around the farm ~ easter basket wheat grass


(easter 2011 wheatgrass, half-grown)

the wheatgrass easter basket idea has made the blog rounds for years and i don’t know whose original idea it was or i’d give credit. we are a week into our easter grass growth for 2013, but believe me, there is still plenty of time if you want to do this project. wheatberries are miraculous!


this is what we did. we soaked about 2 tablespoons of wheat berries in a mason jar overnight. the next day, we drained out the water and spread the soaked berries onto the damp soil in our basket (there is a plastic bag lining the basket, but it’s also not a basket we’re super attached to. the thrift store usually has baskets aplenty for cheap, or if you want you can swing by and borrow one of the 47 i’m not currently using for my farmer’s market booth).


then we used a spray bottle to keep the berries moist for the next few days, while they sprouted. (according to quinn’s teacher at ols, spray bottles are great for building up children’s hand strength for skills such as writing.)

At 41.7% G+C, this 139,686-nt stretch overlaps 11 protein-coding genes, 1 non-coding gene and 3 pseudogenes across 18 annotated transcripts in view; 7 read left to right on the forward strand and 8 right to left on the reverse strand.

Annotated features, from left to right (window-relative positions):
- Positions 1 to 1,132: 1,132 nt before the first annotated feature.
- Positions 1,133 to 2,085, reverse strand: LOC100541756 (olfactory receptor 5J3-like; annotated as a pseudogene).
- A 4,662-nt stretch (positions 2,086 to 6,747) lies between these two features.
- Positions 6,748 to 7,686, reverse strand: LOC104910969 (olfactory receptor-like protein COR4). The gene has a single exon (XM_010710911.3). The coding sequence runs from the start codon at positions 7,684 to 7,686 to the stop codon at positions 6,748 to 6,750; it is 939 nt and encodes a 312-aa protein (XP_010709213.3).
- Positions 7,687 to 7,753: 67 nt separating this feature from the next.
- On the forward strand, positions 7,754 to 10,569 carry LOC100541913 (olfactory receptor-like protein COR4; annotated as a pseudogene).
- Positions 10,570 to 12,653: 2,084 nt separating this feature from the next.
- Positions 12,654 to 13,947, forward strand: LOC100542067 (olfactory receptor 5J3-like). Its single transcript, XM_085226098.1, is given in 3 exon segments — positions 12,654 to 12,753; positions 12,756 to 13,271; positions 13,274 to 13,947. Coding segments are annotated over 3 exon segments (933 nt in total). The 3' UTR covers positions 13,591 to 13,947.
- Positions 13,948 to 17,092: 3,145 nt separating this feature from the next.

the first few days of growth are miraculous to behold. you can walk away for an hour and come back and see they have doubled in size. rich was gone all day monday for work and rehearsal and when he saw them that evening he said, and i quote, “holy cow!”



here’s yesterday morning:


and here’s from this morning:


so what i’m saying is, you still have plenty of time (and we are going to have to mow the lawn.)


around the rest of the farm, similar signs of miraculous green life are showing themselves.



between the sorrel (a perrenial green, meaning nearly effortless) and the overwintered asian greens, there is plenty of salad right now.


volunteer/weedy greens like miner’s lettuce and chickweed are all around, in case anyone wants to add some earth tones to that salad.


daffodils are everywhere. we have been enjoying the hummingbirds who’ve been visiting our feeder as well as some of the early flowering shrubs.


trying not to get too carried away with planting seeds yet, and where i haven’t been able to help myself, building them little shelters to help them get through any unforeseen inclement weather in the months ahead. it’s hard to remember we can have that this time of year, when it’s as lovely as this!

i know many of you cannot even think about putting any seeds outside just yet, so that’s where sprouting in a jar and growing easter basket grass comes in handy. needing to grow things is a year-round need, regardless of which hardiness zone we may call home.



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